A sweet sojourn in Nepal; though not perfect, it’s nevertheless an important contribution.

READ REVIEW

A DOG NAMED HAKU

A HOLIDAY STORY FROM NEPAL

Brothers Alu and Bhalu are celebrating Kukur Tihar, a special day to honor dogs during festival time in Nepal.

The two young boys search the streets of Kathmandu for a stray dog to feed, remembering the brave search-and-rescue dogs that saved many lives after earthquakes devastated their country in 2015. Multiaward-winner Engle teams up with her daughter, Nicole Karanjit, and son-in-law, Amish Karanjit (who was born and raised in Nepal), to craft this tale based on a true story from another part of the world. The spare text is interwoven with authentic touches about Nepali family and culture, describing how “families chased away the darkness / by lighting lanterns on doorsteps, / rooftops, / and windowsills” and how the children strive “not to scatter / the rice flour / arranged in dazzling patterns / on the living room floor.” Using a dark palette, Jeyaveeran’s authentic illustrations add another layer of cultural knowledge, showing dark-haired, brown-skinned children and adults wearing traditional Nepali outfits and joyously celebrating the festival. While the resolution to Alu and Bhalu’s search is successful and satisfying, the text may not fully convey to young readers the cultural depth of the brothers’ actions, as they feed their new pet the festival feast meant for the family. The oversimplification of the climax diminishes the impact of this otherwise remarkable story set in another culture.

A sweet sojourn in Nepal; though not perfect, it’s nevertheless an important contribution. (glossary, further reading, activities) (Picture book. 5-8)

Pub Date: Sept. 1, 2018

ISBN: 978-1-5124-3205-3

Page Count: 32

Publisher: Millbrook/Lerner

Review Posted Online: July 16, 2018

Kirkus Reviews Issue: Aug. 1, 2018

Did you like this book?

No Comments Yet

THE WONKY DONKEY

The print version of a knee-slapping cumulative ditty.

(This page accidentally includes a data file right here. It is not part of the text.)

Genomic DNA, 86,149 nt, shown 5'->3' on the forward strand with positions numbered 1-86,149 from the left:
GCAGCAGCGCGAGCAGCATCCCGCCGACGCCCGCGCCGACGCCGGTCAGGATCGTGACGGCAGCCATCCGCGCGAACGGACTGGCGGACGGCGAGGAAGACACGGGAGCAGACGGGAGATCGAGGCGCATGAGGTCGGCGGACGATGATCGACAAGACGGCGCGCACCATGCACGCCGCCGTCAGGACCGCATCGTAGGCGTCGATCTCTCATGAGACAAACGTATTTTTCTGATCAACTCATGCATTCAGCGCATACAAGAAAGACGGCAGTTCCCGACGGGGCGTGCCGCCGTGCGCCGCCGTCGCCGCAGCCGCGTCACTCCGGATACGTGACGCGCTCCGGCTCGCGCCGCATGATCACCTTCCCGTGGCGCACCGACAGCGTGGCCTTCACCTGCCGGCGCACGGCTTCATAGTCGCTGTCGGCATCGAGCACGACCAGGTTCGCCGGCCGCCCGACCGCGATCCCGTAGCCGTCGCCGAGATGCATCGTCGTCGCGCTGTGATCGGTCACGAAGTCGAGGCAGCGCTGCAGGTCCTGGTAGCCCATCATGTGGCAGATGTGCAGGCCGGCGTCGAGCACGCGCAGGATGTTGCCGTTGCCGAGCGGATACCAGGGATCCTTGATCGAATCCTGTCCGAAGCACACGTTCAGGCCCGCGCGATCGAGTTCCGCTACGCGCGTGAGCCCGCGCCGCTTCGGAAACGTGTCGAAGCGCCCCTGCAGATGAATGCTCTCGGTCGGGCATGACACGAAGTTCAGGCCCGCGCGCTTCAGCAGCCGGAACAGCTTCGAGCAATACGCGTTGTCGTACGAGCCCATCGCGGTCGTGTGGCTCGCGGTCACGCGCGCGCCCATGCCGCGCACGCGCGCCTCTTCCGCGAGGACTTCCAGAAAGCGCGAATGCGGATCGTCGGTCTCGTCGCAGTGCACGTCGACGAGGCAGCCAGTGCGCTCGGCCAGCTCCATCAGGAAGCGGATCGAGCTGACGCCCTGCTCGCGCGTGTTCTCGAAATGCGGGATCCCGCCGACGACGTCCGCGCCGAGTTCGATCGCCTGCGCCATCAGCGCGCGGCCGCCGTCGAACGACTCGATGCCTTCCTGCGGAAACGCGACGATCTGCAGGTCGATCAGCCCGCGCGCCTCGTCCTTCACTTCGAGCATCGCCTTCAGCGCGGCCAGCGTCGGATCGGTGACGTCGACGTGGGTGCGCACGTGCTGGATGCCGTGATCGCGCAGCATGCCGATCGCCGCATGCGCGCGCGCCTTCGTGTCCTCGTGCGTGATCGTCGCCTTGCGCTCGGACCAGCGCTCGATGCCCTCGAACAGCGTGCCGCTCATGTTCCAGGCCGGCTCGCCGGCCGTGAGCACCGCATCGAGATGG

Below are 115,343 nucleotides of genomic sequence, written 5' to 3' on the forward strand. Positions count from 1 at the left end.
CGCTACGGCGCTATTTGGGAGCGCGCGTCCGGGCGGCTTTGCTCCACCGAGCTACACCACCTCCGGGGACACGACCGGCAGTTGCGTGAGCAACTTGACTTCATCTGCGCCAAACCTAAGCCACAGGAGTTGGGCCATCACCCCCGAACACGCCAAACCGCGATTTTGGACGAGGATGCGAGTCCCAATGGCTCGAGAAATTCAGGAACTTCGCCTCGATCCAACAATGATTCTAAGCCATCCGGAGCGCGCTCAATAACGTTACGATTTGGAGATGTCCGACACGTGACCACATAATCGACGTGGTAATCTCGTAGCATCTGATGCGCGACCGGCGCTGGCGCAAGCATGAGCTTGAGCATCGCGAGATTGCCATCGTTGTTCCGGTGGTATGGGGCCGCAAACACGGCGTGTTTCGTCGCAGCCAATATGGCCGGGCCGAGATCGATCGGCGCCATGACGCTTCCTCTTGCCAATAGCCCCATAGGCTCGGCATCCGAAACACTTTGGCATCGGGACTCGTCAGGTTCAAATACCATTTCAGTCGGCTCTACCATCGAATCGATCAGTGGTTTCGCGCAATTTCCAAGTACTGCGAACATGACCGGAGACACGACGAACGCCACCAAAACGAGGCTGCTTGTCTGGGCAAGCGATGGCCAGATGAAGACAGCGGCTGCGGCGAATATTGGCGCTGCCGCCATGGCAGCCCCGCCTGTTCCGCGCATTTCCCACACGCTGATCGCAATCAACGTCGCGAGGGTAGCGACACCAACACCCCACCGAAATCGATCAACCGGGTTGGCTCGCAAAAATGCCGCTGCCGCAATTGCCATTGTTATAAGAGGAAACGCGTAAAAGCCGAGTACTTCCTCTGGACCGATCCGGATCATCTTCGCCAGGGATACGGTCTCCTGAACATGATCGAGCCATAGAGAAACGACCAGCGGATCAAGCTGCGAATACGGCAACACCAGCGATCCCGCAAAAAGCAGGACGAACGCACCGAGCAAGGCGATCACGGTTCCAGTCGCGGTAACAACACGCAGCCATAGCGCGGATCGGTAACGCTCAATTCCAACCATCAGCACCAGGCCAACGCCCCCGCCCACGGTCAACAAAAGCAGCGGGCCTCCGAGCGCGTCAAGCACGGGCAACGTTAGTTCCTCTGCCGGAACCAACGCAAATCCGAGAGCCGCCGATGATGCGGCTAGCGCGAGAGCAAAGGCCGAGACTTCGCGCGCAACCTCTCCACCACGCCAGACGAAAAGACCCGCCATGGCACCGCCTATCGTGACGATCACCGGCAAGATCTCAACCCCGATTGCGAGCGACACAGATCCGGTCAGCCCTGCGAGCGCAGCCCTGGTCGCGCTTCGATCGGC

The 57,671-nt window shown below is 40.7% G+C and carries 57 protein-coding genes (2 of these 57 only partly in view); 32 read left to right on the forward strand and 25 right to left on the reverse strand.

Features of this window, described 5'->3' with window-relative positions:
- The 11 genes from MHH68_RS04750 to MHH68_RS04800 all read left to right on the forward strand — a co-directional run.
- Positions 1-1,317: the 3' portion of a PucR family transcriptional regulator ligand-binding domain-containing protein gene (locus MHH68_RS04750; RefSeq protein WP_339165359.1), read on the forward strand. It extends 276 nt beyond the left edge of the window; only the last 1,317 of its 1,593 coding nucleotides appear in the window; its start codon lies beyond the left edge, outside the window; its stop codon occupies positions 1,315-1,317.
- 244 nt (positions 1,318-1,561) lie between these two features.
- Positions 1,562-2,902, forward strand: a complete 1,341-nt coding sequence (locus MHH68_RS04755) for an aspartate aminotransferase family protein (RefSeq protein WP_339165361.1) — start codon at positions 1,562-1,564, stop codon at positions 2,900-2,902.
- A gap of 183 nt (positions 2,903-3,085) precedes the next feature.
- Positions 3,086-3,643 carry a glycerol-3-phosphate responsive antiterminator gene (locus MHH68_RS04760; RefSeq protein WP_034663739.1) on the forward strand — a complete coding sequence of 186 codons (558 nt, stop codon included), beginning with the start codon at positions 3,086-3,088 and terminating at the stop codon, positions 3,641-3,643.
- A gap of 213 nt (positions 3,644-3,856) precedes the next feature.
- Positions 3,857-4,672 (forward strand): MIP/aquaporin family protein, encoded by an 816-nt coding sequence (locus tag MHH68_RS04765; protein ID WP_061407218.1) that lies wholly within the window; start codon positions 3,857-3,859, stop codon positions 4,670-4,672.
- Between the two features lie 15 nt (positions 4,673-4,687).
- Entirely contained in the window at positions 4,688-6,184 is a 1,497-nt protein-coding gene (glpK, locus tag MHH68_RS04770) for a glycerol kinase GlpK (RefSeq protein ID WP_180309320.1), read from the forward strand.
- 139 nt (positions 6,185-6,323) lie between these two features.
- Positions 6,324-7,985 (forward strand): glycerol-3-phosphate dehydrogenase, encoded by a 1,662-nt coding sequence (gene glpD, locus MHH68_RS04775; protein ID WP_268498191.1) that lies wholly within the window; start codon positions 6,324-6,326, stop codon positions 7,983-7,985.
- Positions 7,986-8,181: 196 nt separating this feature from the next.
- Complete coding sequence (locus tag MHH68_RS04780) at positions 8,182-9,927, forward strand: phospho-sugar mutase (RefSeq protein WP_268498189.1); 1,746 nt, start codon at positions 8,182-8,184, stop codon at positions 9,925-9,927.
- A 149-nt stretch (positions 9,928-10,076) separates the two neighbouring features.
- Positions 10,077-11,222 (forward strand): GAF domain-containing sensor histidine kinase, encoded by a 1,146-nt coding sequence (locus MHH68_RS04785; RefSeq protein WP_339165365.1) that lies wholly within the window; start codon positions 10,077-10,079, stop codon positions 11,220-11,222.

In the song, Smith meets a donkey on the road. It is three-legged, and so a “wonky donkey” that, on further examination, has but one eye and so is a “winky wonky donkey” with a taste for country music and therefore a “honky-tonky winky wonky donkey,” and so on to a final characterization as a “spunky hanky-panky cranky stinky-dinky lanky honky-tonky winky wonky donkey.” A free musical recording (of this version, anyway—the author’s website hints at an adults-only version of the song) is available from the publisher and elsewhere online. Even though the book has no included soundtrack, the sly, high-spirited, eye patch–sporting donkey that grins, winks, farts, and clumps its way through the song on a prosthetic metal hoof in Cowley’s informal watercolors supplies comical visual flourishes for the silly wordplay. Look for ready guffaws from young audiences, whether read or sung, though those attuned to disability stereotypes may find themselves wincing instead or as well.

Hee haw. (Picture book. 5-7)

Pub Date: May 1, 2010

ISBN: 978-0-545-26124-1

Page Count: 26

Publisher: Scholastic

Review Posted Online: Dec. 29, 2018

Did you like this book?

A lesson that never grows old, enacted with verve by two favorite friends

WAITING IS NOT EASY!

From the Elephant & Piggie series

Gerald the elephant learns a truth familiar to every preschooler—heck, every human: “Waiting is not easy!”

When Piggie cartwheels up to Gerald announcing that she has a surprise for him, Gerald is less than pleased to learn that the “surprise is a surprise.” Gerald pumps Piggie for information (it’s big, it’s pretty, and they can share it), but Piggie holds fast on this basic principle: Gerald will have to wait. Gerald lets out an almighty “GROAN!” Variations on this basic exchange occur throughout the day; Gerald pleads, Piggie insists they must wait; Gerald groans. As the day turns to twilight (signaled by the backgrounds that darken from mauve to gray to charcoal), Gerald gets grumpy. “WE HAVE WASTED THE WHOLE DAY!…And for WHAT!?” Piggie then gestures up to the Milky Way, which an awed Gerald acknowledges “was worth the wait.” Willems relies even more than usual on the slightest of changes in posture, layout and typography, as two waiting figures can’t help but be pretty static. At one point, Piggie assumes the lotus position, infuriating Gerald. Most amusingly, Gerald’s elephantine groans assume weighty physicality in spread-filling speech bubbles that knock Piggie to the ground. And the spectacular, photo-collaged images of the Milky Way that dwarf the two friends makes it clear that it was indeed worth the wait.

A lesson that never grows old, enacted with verve by two favorite friends . (Early reader. 6-8)

Pub Date: Nov. 4, 2014

ISBN: 978-1-4231-9957-1

Page Count: 64

Publisher: Hyperion

Review Posted Online: Nov. 5, 2014

Kirkus Reviews Issue: Nov. 15, 2014

Did you like this book?

No Comments Yet
more